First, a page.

UNITED STATES DISTRICT COURT FOR THE SOUTHERN DISTRICT OF NEW YORK
December 1, 1970
Victor SHARROW, Plaintiff,
George H. BROWN, Census Bureau Director, Department of Commerce, Defendant
Edward Weinfeld, District Judge.
The opinion of the court was delivered by: WEINFELD
EDWARD WEINFELD, District Judge.
Plaintiff, a New York resident, moves for a temporary restraining order barring the defendant, the Director of the Census Bureau, from transmitting apportionment computations to the President of the United States that do not conform to the constitutional provisions of section 2 of the Fourteenth Amendment. Plaintiff also moves under 28 U.S.C., sections 2282 and 2284 for the convening of a three-judge court to pass upon his application for a permanent injunction and for summary judgment upon his claim to enjoin the Census Director from acting under the authority of 13 U.S.C. section 141(a) and (b) on the ground that this statute, which governs the manner of taking the census and the tabulation of total population by States is unconstitutional for failure to comply with section 2 of the Fourteenth Amendment.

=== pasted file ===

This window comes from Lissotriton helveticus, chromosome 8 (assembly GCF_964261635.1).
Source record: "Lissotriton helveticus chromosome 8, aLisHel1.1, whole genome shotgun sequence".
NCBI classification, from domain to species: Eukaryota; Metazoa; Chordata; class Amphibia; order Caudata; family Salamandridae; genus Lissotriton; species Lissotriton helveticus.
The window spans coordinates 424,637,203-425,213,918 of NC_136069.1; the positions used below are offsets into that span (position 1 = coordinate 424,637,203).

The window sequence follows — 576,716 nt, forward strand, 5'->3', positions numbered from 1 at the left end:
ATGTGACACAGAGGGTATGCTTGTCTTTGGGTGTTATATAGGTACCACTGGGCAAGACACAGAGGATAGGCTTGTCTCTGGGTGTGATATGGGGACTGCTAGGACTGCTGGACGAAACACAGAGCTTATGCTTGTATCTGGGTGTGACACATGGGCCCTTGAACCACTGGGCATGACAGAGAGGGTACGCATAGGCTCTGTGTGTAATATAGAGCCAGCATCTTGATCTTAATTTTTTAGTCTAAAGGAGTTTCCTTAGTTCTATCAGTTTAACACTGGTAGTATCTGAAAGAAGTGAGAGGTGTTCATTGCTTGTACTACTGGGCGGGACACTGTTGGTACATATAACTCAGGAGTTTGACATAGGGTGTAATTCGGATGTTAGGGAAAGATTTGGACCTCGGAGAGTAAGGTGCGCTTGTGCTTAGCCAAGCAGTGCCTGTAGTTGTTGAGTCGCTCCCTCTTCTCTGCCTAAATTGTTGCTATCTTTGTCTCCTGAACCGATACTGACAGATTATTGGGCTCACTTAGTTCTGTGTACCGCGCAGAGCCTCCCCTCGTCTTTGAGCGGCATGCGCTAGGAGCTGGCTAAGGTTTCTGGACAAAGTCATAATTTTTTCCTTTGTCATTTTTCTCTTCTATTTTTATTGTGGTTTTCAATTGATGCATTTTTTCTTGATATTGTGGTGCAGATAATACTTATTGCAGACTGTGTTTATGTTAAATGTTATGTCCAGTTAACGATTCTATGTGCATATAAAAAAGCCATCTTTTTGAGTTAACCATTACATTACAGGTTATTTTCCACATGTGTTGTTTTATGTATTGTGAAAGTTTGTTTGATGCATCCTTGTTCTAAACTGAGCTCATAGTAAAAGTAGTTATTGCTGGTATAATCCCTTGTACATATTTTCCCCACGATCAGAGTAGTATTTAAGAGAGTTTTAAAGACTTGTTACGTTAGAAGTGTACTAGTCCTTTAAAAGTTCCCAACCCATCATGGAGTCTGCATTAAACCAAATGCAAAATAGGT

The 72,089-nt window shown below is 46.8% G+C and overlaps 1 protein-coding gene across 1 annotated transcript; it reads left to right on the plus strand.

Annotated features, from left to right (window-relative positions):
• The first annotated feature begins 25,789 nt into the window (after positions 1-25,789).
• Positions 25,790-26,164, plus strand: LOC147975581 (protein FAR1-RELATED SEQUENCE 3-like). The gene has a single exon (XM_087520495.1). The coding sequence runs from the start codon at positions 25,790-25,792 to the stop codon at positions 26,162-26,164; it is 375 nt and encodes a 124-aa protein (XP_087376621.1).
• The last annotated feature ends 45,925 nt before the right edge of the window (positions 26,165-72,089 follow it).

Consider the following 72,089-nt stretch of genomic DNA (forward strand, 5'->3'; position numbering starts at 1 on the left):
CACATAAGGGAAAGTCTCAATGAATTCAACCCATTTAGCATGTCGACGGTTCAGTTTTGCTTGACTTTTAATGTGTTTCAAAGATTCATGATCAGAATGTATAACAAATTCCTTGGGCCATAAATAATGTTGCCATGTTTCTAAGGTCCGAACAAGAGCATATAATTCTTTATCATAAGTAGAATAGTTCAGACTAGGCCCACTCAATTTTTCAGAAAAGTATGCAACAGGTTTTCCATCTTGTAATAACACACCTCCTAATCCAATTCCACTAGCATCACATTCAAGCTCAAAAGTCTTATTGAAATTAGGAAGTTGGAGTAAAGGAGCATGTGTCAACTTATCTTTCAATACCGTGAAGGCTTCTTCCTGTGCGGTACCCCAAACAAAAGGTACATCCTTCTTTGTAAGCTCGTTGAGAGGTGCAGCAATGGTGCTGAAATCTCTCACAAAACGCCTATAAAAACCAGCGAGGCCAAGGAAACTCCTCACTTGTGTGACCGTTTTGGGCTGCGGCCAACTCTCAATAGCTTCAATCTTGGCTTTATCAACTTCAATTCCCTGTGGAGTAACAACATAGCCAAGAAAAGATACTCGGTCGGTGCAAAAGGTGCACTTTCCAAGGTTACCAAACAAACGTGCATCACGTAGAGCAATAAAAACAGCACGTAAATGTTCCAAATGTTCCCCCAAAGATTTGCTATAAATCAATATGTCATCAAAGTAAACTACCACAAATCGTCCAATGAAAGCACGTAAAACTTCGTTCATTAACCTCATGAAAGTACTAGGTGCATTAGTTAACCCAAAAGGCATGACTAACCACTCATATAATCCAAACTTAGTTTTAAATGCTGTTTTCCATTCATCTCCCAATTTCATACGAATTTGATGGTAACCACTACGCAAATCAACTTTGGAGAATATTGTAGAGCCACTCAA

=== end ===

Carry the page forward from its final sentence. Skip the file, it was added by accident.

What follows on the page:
The plaintiff alleges that if the requested relief is not granted, he and other citizens similarly situated throughout the country will suffer irreparable injury in that they will be denied their right to constitutional apportionment of representatives and Presidential electors. The government urges dismissal of the complaint without the convening of a statutory court for lack of a substantial constitutional question on the basis of prior legislative and judicial decisions.